Saaga Says ‘Spill It!’ in U.S. Debut

NEW YORK Is the world ready for another overpriced vodka?

Saaga 1763 certainly hopes so, and the Estonian vodka tapped Omnicom Group’s Wolff Olins in New York to help it compete in the U.S. (where it bowed a month ago) against established luxe brands like Grey Goose and Trump Super Premium.

Priced at $30-50, the vodka targets an upscale professional demographic through a combination of word-of-mouth marketing, limited print and what Wolff Olins calls “trade advocacy.” The latter consists of convincing bartenders, waitresses, chefs and other influencers to recommend Saaga to patrons.

This is accomplished in a variety of ways, e.g., tastings at bars, menu placements for cocktails that use Saaga vodka and event sponsorships.

“We want to impress the bar staff. They need to feel comfortable and have a sense of belief in the brand,” said Dean Crutchfield, svp, marketing at Wolff Olins.

Print broke in this week’s New York Village Voice and Time Out. The work shows a frosted bottle with the headline, “Spill it.” The text-heavy vessel features short narratives. “There’s a story on the bottle. It’s a description of characters and focuses on sex, money, mobsters and politics,” said Crutchfield.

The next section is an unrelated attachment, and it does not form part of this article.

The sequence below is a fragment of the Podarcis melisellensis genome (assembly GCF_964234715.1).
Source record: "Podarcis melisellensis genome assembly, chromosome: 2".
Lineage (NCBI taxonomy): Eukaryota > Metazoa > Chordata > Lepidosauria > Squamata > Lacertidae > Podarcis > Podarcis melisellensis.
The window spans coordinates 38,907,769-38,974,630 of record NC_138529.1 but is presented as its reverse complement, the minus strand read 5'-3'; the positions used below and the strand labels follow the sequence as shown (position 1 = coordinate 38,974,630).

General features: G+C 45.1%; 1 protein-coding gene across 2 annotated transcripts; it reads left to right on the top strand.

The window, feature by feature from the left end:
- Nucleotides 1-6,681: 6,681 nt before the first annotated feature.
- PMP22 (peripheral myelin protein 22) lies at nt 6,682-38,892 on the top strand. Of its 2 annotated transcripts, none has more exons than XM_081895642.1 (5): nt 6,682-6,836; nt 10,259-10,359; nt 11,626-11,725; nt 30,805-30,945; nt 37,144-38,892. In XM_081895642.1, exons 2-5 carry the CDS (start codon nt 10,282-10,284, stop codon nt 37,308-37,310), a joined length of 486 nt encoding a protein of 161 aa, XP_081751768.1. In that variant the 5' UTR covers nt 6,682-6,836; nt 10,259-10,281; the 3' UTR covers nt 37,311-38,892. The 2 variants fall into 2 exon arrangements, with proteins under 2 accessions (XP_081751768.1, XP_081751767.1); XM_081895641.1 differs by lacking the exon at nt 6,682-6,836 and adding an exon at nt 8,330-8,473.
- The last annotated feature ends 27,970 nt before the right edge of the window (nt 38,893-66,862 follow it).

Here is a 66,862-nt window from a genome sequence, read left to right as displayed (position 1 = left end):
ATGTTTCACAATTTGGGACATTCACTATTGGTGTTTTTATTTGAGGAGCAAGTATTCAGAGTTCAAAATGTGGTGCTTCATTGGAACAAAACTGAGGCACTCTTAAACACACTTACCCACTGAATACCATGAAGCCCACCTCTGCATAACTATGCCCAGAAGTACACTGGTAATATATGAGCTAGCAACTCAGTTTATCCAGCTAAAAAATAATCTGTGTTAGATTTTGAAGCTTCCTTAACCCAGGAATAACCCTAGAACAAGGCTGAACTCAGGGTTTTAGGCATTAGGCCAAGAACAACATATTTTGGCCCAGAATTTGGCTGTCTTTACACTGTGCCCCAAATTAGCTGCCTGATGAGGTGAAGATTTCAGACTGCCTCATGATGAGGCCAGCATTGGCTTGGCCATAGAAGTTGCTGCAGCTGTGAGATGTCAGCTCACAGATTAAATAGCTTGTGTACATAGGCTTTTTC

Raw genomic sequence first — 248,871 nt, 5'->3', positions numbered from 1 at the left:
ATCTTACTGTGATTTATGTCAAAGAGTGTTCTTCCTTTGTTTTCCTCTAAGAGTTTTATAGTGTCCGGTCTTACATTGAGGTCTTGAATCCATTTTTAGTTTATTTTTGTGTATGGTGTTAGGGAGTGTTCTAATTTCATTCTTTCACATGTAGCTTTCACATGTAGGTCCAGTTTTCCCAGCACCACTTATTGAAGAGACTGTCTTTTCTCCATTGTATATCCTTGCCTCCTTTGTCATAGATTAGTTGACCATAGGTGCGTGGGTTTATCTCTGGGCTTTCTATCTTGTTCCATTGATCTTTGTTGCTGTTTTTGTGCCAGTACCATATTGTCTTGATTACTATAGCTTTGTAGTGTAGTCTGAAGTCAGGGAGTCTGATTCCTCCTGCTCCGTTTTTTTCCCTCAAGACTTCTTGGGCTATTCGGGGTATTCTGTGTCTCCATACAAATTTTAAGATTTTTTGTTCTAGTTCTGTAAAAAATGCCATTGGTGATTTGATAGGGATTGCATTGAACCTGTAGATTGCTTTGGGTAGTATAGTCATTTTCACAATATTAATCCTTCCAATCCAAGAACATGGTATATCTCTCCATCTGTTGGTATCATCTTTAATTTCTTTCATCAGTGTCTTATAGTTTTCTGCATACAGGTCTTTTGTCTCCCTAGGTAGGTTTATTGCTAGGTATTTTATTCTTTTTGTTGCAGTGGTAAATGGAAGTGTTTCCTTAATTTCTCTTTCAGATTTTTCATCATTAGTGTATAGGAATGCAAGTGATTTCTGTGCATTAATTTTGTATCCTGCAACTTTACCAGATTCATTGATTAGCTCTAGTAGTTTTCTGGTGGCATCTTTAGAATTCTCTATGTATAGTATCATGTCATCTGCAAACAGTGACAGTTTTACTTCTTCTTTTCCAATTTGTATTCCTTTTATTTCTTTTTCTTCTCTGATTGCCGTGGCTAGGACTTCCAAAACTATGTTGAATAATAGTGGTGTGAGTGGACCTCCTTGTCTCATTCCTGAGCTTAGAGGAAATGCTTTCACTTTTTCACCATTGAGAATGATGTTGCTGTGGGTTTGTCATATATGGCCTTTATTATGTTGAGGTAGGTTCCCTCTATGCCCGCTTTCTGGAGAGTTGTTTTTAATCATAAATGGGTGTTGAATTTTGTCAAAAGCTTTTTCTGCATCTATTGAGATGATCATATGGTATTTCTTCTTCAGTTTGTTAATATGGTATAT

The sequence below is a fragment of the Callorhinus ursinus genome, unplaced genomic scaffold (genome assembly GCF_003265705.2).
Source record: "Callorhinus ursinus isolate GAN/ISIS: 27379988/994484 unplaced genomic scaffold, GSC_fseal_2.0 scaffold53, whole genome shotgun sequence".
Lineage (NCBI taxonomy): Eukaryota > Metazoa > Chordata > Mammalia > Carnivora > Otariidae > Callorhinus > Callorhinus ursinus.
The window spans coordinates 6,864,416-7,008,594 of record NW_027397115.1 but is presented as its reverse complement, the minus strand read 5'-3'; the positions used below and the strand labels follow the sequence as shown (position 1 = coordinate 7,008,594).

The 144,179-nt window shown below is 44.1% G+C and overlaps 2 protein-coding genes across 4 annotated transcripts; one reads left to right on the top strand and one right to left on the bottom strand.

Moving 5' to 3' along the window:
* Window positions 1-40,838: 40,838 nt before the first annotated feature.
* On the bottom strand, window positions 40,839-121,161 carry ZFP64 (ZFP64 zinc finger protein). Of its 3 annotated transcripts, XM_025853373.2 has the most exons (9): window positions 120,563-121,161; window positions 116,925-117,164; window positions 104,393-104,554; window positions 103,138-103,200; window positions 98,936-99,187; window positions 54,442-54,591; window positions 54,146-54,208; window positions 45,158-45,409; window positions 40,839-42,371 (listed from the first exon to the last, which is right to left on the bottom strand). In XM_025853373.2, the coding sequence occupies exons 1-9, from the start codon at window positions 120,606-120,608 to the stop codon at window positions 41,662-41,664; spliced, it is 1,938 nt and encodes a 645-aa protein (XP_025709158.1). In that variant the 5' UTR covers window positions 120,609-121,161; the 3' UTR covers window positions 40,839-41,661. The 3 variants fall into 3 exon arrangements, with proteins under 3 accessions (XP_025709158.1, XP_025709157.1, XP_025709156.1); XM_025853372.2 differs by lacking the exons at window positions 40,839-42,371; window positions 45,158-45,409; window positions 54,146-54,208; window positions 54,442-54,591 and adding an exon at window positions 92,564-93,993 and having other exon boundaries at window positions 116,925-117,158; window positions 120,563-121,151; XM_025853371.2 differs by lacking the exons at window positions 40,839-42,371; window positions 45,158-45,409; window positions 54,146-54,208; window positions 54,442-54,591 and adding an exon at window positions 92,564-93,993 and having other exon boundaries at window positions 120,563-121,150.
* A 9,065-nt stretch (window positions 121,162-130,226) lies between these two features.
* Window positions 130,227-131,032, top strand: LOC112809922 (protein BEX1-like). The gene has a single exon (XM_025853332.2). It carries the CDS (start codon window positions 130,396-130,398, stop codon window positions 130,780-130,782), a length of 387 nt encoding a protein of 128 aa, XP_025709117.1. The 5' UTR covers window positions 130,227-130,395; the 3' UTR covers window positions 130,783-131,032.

Saaga is, so far, only available in Texas, New York, Florida and California. This is due to the complexities of securing distribution. “You’ve got companies like Diageo and Bacardi who are dominant players and have relationships with distributors,” said Crutchfield. “You’ve got to break into that both as a brand and as product. It’s a very tough market to break into, both in gaining attention from the trade and from consumers and distributors.”

The vodka market, especially the so-called super premiums that include names such as Grey Goose and Trump Super Premium Vodka, is growing. Last year vodka was responsible for 28 percent of spirits sales, generating $3.9 billion in revenues for distillers, according to the Distilled Spirits Council of the United States. That’s up from $3.6 billion the year before. Proving that others see the market’s growth potential, Anheuser-Busch, brewer of Budweiser and other beers, introduced a vodka this week called Purus priced at about $35.

Saaga, per sources, is spending between $1-2 million on the campaign. “A big vodka train is coming to the United States. I would say we are the last wagon on that,” said Veako Paalma, marketing manger of Saaga.